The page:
Linux 'Hand of Thief' Trojan offered for sale at $2,000 a time

Russian gang tries its luck

Researchers have discovered a Trojan capable of attacking multiple Linux distros being offered for sale by enterprising Russian criminals for $2,000 (£1,300) a time. Time for Linux users to worry or is this another speculative attack?

Linux malware has hitherto been a vanishingly small subject with most of the recent examples being attacks on Apache web servers. When desktop-oriented attacks turn up they are usually experimental, the work of a curious programmer that are not heard of again. A good example would be the Snasko rootkit from 2012.

What has been discovered by RSA is a malware-building kit for a programme called 'Hand of Thief', the name given to the platform by its creators rather than the researchers.

The malware is designed to steal data from Linux systems, apparently running any one of 15 distributions and eight environments (i.e Gnome, KDE) the developer claims to have tested it on, including Ubuntu, Fedora and Debian.

Specifically, it includes a form-grabbing function for use against Firefox, Chrome and Linux-only browsers such as Chromium, Aurora and Weasel, including capturing HTTPS sessions. In non-technical parlance, it will steal any credentials it can under the directions of a bot system which collects what it steals in an SQL database.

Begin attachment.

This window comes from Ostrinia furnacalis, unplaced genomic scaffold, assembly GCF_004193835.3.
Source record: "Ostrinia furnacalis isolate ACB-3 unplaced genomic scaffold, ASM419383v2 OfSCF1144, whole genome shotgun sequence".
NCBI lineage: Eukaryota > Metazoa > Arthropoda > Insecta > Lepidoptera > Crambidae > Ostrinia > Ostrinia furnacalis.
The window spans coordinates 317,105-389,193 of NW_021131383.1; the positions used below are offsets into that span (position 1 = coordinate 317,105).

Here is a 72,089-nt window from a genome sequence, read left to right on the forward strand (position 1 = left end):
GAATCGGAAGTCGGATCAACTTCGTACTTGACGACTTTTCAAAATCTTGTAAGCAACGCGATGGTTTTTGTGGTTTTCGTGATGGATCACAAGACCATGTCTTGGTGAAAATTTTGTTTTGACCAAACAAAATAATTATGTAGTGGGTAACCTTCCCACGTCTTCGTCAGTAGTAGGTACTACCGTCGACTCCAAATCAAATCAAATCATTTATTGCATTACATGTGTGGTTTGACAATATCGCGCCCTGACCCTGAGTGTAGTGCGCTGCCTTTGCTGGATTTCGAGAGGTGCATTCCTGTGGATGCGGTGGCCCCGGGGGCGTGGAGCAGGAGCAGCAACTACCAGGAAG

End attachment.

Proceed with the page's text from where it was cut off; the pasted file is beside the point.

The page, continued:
"Writing malware for the Linux OS is uncommon, and for good reason. In comparison to Windows, Linux's user base is smaller, considerably reducing the number of potential victims and thereby the potential fraud gains," said RSA cyber intelligence expert, Limor Kessem.

"Secondly, since Linux is open source, vulnerabilities are patched relatively quickly by the community of users."

The criminals selling Hand of Thief thought that infecting Linux systems was likely to be so difficult that an attacker would need to use social engineering to install the malware, she said.

The criminals developing the software suggest it could eventually be turned into a banking malware platform at which point the price would rise to $3,000 a time plus a further $550 for upgrades.

How seriously should Linux users take this kind of threat? It looks as if the crime ware group has got ahead of itself. Kessem notes that even the $2,000 price is expensive by malware standards while the idea of targeting a small base of Linux users with commercial banking malware sounds fanciful.

Why buy software to target 0.5 percent of the world's desktops when a programme costing a third as much can be used to attack the 94 percent running Microsoft's software?

If Linux users were to have any attraction to criminals it would likely be to steal server and system credentials to be used as part of a recon in advance of an APT-style attack.

"Without the ability to spread the malware as widely as on the Windows platform, the price tag seems hefty," said Kessem.